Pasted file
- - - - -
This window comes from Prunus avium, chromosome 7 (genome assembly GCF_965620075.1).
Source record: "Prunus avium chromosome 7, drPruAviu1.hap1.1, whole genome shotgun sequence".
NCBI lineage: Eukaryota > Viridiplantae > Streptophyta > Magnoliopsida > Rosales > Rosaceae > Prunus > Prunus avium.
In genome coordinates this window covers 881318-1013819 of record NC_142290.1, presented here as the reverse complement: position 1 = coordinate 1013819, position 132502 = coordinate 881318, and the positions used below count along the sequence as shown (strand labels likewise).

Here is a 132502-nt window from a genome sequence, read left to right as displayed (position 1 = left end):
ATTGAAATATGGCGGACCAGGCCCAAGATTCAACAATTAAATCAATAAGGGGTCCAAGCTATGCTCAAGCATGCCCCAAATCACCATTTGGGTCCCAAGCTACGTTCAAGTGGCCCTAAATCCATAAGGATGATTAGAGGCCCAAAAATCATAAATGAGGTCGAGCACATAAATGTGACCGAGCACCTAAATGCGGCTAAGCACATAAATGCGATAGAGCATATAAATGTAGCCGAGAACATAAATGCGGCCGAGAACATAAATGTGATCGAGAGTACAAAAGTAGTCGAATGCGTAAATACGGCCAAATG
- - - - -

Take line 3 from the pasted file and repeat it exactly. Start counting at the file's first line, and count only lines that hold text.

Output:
NCBI lineage: Eukaryota > Viridiplantae > Streptophyta > Magnoliopsida > Rosales > Rosaceae > Prunus > Prunus avium.